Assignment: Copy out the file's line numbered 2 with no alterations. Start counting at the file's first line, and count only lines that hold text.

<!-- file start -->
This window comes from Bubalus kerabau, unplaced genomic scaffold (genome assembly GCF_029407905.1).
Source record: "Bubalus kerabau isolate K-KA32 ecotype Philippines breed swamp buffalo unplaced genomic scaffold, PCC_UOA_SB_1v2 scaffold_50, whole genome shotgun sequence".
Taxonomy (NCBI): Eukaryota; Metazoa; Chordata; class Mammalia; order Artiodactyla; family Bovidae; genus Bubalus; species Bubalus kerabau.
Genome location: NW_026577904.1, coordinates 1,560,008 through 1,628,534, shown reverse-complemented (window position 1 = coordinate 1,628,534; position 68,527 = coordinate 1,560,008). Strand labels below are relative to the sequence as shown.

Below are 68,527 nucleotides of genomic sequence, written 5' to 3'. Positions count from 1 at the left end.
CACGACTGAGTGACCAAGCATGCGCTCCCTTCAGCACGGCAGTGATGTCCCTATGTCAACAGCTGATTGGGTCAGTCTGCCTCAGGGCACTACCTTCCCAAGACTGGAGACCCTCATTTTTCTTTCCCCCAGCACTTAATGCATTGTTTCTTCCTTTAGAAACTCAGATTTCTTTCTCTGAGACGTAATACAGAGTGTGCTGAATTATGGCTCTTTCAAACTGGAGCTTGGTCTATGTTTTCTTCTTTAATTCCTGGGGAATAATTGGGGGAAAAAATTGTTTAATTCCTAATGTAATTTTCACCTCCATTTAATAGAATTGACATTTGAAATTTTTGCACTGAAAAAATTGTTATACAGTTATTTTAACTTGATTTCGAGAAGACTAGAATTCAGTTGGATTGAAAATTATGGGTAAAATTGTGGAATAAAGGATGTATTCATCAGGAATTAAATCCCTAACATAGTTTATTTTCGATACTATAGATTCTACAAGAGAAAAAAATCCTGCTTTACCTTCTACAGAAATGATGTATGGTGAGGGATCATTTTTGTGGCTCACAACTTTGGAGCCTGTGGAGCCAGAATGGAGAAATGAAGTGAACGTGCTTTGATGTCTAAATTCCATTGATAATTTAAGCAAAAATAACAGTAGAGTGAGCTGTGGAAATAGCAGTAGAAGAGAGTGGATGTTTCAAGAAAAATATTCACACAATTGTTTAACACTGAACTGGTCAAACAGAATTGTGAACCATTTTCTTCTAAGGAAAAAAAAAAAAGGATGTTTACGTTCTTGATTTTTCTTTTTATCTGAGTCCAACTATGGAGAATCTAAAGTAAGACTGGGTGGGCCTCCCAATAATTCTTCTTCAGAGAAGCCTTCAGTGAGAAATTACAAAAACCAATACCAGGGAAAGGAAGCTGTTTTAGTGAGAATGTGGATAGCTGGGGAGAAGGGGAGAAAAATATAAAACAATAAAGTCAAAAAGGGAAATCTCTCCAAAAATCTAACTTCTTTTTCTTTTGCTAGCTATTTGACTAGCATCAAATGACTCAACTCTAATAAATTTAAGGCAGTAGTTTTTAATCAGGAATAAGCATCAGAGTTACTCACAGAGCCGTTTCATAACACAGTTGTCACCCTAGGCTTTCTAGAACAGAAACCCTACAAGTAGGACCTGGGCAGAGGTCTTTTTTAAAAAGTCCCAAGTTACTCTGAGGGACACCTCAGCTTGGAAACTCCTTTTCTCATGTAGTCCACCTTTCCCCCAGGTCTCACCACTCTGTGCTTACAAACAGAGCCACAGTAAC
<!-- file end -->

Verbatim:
Source record: "Bubalus kerabau isolate K-KA32 ecotype Philippines breed swamp buffalo unplaced genomic scaffold, PCC_UOA_SB_1v2 scaffold_50, whole genome shotgun sequence".